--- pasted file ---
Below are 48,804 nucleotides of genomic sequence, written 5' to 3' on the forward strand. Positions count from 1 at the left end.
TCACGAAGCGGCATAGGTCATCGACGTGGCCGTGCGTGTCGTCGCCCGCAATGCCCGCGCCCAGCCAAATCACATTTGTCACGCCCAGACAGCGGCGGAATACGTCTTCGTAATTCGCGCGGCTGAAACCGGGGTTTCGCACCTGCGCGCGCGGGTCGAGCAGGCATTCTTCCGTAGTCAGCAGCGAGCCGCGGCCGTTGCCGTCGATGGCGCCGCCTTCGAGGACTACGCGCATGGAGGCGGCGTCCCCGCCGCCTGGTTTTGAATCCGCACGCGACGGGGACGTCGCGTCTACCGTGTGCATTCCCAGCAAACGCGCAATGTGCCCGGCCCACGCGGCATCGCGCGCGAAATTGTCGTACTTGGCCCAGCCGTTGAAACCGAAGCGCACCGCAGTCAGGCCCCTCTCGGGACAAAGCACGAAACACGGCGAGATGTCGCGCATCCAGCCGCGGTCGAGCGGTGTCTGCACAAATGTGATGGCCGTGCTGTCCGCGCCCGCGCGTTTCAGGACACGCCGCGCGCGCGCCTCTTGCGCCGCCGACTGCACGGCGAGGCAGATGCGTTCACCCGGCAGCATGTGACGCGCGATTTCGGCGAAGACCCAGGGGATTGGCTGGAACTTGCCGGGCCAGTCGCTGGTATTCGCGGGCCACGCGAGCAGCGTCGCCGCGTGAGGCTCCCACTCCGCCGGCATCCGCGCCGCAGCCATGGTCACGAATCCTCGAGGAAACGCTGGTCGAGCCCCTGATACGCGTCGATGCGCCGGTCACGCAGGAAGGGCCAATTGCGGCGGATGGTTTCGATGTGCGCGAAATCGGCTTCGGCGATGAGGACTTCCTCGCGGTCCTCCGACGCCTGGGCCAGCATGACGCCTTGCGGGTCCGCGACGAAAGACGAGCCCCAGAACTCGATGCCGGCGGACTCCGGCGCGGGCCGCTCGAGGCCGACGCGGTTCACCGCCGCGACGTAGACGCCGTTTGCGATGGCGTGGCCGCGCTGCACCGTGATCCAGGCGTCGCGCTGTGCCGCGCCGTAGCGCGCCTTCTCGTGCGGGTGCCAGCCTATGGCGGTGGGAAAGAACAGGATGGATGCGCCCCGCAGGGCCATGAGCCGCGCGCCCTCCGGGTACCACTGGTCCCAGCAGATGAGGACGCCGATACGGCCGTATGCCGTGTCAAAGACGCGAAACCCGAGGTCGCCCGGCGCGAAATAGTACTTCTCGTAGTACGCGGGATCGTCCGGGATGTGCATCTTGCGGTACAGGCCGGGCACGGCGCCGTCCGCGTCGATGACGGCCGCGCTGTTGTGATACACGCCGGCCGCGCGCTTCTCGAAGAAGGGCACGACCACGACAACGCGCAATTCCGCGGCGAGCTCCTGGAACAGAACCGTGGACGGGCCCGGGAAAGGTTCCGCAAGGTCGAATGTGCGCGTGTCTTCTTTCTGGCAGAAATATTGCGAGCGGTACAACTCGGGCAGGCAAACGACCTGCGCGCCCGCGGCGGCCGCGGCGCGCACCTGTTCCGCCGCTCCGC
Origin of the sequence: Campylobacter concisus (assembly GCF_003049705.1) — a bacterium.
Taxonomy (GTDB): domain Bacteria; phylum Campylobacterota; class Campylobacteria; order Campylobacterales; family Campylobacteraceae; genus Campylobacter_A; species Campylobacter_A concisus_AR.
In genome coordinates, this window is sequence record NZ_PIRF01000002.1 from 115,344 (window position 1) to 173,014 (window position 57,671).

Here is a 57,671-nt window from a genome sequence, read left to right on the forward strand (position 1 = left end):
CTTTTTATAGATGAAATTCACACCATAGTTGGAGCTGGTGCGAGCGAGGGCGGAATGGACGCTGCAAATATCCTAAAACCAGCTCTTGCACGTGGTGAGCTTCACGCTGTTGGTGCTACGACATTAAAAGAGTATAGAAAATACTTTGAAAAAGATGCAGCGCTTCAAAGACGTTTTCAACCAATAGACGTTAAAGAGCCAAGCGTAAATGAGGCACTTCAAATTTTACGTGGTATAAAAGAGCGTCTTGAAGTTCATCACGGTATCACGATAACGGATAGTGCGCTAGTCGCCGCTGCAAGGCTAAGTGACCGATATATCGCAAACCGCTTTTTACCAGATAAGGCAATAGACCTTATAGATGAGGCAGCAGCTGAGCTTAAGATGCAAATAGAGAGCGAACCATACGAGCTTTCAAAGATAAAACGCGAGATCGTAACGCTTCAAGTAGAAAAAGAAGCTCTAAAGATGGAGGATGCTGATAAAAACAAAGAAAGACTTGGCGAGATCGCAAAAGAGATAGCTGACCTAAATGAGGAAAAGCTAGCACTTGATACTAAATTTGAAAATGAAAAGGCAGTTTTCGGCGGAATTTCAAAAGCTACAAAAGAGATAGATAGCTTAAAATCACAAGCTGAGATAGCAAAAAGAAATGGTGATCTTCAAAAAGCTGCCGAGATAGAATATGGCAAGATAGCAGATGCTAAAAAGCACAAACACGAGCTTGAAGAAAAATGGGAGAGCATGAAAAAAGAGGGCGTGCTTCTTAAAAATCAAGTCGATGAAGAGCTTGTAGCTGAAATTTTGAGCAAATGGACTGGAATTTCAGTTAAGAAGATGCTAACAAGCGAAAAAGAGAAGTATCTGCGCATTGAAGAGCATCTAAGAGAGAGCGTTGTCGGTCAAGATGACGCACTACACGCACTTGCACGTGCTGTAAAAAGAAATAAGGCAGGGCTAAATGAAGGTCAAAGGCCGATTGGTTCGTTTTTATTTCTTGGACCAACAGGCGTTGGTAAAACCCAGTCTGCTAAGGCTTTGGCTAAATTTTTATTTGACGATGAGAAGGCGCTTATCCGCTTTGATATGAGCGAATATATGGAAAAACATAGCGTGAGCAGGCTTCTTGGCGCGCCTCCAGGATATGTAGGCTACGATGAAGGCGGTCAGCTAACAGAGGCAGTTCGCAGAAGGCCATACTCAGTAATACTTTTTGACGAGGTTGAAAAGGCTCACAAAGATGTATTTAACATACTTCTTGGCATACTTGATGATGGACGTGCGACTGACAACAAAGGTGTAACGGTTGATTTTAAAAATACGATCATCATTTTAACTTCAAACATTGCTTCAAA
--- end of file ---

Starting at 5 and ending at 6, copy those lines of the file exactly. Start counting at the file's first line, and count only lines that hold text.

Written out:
In genome coordinates, this window is sequence record NZ_PIRF01000002.1 from 115,344 (window position 1) to 173,014 (window position 57,671).

Here is a 57,671-nt window from a genome sequence, read left to right on the forward strand (position 1 = left end):